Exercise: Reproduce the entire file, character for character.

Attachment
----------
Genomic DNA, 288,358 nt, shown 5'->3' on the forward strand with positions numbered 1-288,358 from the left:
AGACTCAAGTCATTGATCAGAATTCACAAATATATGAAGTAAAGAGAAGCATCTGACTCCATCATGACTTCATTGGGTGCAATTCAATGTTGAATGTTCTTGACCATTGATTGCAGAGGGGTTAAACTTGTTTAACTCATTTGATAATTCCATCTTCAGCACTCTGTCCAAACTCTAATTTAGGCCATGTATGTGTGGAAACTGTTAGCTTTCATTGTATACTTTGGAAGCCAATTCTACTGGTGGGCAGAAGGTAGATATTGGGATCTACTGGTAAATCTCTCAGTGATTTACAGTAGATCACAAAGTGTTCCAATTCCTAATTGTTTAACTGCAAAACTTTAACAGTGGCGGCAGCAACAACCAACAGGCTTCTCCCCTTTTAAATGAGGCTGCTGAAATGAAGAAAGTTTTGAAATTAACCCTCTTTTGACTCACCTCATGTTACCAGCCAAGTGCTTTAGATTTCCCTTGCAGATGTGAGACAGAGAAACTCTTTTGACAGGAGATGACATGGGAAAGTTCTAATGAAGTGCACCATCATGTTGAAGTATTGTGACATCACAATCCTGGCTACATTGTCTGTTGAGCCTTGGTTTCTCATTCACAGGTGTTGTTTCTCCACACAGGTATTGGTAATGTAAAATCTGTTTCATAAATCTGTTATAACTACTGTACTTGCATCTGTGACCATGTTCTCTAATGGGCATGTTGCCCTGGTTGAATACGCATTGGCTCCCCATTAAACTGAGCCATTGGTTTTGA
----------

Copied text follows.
Genomic DNA, 288,358 nt, shown 5'->3' on the forward strand with positions numbered 1-288,358 from the left:
AGACTCAAGTCATTGATCAGAATTCACAAATATATGAAGTAAAGAGAAGCATCTGACTCCATCATGACTTCATTGGGTGCAATTCAATGTTGAATGTTCTTGACCATTGATTGCAGAGGGGTTAAACTTGTTTAACTCATTTGATAATTCCATCTTCAGCACTCTGTCCAAACTCTAATTTAGGCCATGTATGTGTGGAAACTGTTAGCTTTCATTGTATACTTTGGAAGCCAATTCTACTGGTGGGCAGAAGGTAGATATTGGGATCTACTGGTAAATCTCTCAGTGATTTACAGTAGATCACAAAGTGTTCCAATTCCTAATTGTTTAACTGCAAAACTTTAACAGTGGCGGCAGCAACAACCAACAGGCTTCTCCCCTTTTAAATGAGGCTGCTGAAATGAAGAAAGTTTTGAAATTAACCCTCTTTTGACTCACCTCATGTTACCAGCCAAGTGCTTTAGATTTCCCTTGCAGATGTGAGACAGAGAAACTCTTTTGACAGGAGATGACATGGGAAAGTTCTAATGAAGTGCACCATCATGTTGAAGTATTGTGACATCACAATCCTGGCTACATTGTCTGTTGAGCCTTGGTTTCTCATTCACAGGTGTTGTTTCTCCACACAGGTATTGGTAATGTAAAATCTGTTTCATAAATCTGTTATAACTACTGTACTTGCATCTGTGACCATGTTCTCTAATGGGCATGTTGCCCTGGTTGAATACGCATTGGCTCCCCATTAAACTGAGCCATTGGTTTTGA